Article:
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For U.S. Soldiers in Iraq, Long Haul Grows Longer

The latest deployment extension stirs new complaints that troops are already overtaxed. In Baghdad, another GI is killed.

July 16, 2003|John Hendren | Times Staff Writer

FALLOUJA, Iraq — They're hot, they're cranky, and they're not leaving any time soon. Spc. Steven Outen has phoned his parents in Dalton, Ga., twice since his original six-month tour in the Persian Gulf was due to end in March to say his stay had been extended. This week, he didn't bother to call after he was again told to remain, this time through September. They expected it, he said.

"I didn't like it at all," he said.

Between bites of a breakfast of eggs and sausage in heat already topping 110 degrees, Spc. Joseph Lynes added, "Going home for me isn't even reality anymore."

Their exhausted outfit, the 3rd Infantry's 2nd Brigade, will have completed a full year in the Persian Gulf in September. Tens of thousands more U.S. soldiers are expected to face equally long deployments. The U.S. Central Command is expected to announce as soon as next week that deployments to Iraq will now last a year, military officials said on condition of anonymity.

And the duty is dangerous: Early today a U.S. soldier was killed and two others wounded in an apparent bombing west of Baghdad, witnesses said.

Griping by soldiers is as old as warfare itself, but military officials say longer stays for soldiers such as Outen and Lynes, whose brigade stormed Baghdad in early April and played a major role in toppling Saddam Hussein's regime, are a symptom of an Army that is stretched too thin. At a time when Pentagon strategists are considering cuts in the overall size of the Army, a broad range of soldiers -- from senior brass in Washington to ground-pounding GIs in Fallouja -- think that the Army should instead be growing to take on the expanding tasks the Bush administration has handed it.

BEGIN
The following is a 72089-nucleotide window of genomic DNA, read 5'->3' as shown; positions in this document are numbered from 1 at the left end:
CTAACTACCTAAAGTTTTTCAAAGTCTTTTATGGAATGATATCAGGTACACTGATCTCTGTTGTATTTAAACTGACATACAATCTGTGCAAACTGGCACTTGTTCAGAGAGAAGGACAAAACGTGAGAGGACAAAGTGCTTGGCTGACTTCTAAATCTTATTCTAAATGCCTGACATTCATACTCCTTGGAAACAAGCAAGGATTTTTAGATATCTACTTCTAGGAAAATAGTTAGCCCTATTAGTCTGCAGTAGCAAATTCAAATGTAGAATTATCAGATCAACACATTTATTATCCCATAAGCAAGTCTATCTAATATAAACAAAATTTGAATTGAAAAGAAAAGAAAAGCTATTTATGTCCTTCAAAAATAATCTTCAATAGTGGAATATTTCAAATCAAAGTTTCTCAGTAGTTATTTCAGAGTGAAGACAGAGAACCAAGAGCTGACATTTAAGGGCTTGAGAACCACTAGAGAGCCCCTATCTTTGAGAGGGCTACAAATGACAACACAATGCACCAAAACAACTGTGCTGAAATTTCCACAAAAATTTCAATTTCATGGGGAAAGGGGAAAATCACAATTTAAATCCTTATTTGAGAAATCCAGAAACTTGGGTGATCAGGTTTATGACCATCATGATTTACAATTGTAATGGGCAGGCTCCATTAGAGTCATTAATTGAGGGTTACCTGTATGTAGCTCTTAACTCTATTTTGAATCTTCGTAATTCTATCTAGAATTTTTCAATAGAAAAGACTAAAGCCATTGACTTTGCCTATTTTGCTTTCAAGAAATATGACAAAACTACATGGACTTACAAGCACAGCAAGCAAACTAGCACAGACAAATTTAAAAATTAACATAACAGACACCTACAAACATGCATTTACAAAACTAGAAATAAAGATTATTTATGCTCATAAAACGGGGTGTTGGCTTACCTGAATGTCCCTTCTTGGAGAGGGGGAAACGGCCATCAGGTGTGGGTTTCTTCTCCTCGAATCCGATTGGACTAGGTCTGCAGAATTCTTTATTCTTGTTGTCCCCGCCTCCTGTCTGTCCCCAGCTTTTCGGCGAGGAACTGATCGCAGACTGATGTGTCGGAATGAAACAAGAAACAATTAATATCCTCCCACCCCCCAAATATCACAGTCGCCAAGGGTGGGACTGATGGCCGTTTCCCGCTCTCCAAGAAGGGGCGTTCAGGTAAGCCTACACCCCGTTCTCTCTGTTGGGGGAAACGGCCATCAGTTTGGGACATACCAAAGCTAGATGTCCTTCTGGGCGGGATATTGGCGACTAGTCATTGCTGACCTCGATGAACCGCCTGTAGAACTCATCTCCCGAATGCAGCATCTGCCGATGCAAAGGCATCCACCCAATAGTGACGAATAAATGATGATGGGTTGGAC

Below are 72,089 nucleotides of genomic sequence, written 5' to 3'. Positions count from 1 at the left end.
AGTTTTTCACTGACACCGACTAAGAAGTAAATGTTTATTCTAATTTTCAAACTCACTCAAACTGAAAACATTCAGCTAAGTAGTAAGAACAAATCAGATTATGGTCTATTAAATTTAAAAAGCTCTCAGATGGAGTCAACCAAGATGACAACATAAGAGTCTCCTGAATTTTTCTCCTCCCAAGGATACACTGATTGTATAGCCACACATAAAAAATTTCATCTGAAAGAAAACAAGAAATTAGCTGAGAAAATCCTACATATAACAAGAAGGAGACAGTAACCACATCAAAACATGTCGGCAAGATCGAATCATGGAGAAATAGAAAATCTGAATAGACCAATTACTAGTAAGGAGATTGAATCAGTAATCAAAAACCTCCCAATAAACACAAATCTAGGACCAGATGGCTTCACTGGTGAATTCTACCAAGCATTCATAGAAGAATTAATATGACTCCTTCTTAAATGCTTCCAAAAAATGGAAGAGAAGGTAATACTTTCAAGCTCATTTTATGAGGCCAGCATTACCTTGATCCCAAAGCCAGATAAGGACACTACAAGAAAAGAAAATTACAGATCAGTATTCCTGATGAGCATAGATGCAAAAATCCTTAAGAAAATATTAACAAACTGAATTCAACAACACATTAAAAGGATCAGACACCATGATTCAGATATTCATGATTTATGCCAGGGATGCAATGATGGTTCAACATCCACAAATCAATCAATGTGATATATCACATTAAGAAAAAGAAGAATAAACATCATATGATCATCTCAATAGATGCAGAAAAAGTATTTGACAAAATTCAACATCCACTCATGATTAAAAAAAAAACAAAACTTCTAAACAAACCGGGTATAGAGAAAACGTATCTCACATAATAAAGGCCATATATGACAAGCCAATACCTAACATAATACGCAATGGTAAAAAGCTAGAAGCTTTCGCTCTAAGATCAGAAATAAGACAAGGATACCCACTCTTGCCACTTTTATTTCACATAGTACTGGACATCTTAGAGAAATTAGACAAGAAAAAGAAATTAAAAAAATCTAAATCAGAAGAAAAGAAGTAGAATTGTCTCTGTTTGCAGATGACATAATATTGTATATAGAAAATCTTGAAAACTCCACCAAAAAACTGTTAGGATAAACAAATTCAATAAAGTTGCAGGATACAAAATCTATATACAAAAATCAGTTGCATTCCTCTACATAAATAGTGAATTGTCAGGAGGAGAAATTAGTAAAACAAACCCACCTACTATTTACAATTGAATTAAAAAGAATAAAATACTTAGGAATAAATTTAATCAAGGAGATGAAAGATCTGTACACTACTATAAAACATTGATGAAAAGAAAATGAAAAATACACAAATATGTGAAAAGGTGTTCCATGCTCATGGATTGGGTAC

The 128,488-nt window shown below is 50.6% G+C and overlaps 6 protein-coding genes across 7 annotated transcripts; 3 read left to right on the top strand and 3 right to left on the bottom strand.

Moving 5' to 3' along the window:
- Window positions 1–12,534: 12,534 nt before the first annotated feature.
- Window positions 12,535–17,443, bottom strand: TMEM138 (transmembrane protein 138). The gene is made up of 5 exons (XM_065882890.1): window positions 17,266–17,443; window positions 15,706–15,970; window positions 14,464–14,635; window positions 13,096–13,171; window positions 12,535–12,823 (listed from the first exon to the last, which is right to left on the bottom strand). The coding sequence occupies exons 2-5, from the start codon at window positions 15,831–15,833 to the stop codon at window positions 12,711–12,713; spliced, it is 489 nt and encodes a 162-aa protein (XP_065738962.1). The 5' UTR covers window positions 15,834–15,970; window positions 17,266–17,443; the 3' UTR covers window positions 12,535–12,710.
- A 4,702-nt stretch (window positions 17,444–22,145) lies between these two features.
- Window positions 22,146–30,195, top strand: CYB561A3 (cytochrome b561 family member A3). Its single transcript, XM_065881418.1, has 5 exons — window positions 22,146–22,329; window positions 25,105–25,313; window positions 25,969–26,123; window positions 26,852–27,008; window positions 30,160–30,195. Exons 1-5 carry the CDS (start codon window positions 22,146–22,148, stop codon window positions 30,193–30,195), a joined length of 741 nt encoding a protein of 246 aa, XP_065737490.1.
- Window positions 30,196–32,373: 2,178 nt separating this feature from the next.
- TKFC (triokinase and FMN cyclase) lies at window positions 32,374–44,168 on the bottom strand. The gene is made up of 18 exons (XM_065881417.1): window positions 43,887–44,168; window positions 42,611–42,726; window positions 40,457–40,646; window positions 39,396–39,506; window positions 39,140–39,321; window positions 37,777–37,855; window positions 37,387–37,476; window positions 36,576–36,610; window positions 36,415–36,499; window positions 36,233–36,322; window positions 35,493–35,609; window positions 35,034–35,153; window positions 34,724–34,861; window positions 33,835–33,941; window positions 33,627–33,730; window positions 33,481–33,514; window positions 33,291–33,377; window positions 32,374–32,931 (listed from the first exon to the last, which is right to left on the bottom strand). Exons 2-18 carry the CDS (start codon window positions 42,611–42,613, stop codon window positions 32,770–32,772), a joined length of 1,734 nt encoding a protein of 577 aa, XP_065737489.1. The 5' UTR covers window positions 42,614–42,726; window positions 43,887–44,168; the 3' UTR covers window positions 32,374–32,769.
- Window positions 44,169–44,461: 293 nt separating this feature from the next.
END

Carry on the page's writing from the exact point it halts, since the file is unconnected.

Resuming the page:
Anecdotal evidence indicates that retention rates are already beginning to suffer in the face of the grueling Iraq duty, Army officials said on condition of anonymity.

There simply aren't enough soldiers for the job as it is, Army insiders argue.

"You've got to take an appetite suppressant, or you've got to size the force appropriately," an Army officer serving in Iraq said on condition of anonymity, adding that peacekeeping commitments posed a greater strain on the service than fighting wars. "If anything, this war shows we need a larger Army."

The office of Rep. Jack Kingston (R-Ga.) says it has fielded hundreds of calls and letters from angry families at Ft. Stewart, Ga., which is the headquarters of the 3rd Infantry Division. Other lawmakers have expressed similar concerns.

Military experts said that such significant numbers of soldiers or entire units have not been asked to serve in combat for such an extended period of time since the Vietnam War.

"For major combat units, this is clearly the longest sustained combat deployment since Vietnam," said Michael O'Hanlon, a defense analyst at the Brookings Institution.

The Pentagon routinely deploys troops overseas in peacetime for months at a time but rarely without their families.

Although a single unit is often continuously deployed, individual soldiers rotate in and out to keep the unit fresh and keep the careers and training of the troops from stagnating.

The well-publicized woes of the 3rd Infantry Division appear to have given the nation's oldest armed service an edge in a battle within the Defense Department. Pentagon officials are expected to drop consideration of a plan to cut the size of the Army from 10 divisions to eight, at least for the foreseeable future, defense officials and military analysts said.

Army leaders complain privately that they have been punished for defeating Iraq more quickly than Pentagon strategists had anticipated with about half the troops that Central Command chief Gen. Tommy Franks had initially sought.

After a series of clashes with Defense Secretary Donald H. Rumsfeld, Army Chief of Staff Gen. Eric K. Shinseki left in June with a parting shot at Rumsfeld, whom Army officials accuse of doing too much with too few soldiers: "Beware the 12-division strategy for a 10-division army."

Rumsfeld has not decided whether to trim the overall number of GIs, a senior aide said recently, but Army officials say that before the war, senior Pentagon leaders showed an inclination to cut. The defense secretary is openly criticized by privates and officers alike in Fallouja, where soldiers face rifle fire, mortar shells or rocket-propelled grenades almost daily.

"People say Rumsfeld needs to get out of office," one soldier said, to nods from two fellow GIs.

Lawrence Di Rita, a Pentagon spokesman, said Monday that the plan was still to bring the 3rd Infantry Division home this fall and that there had been no change in the overall plans for the division. He said Pentagon officials were focused on ensuring an orderly redeployment of forces.

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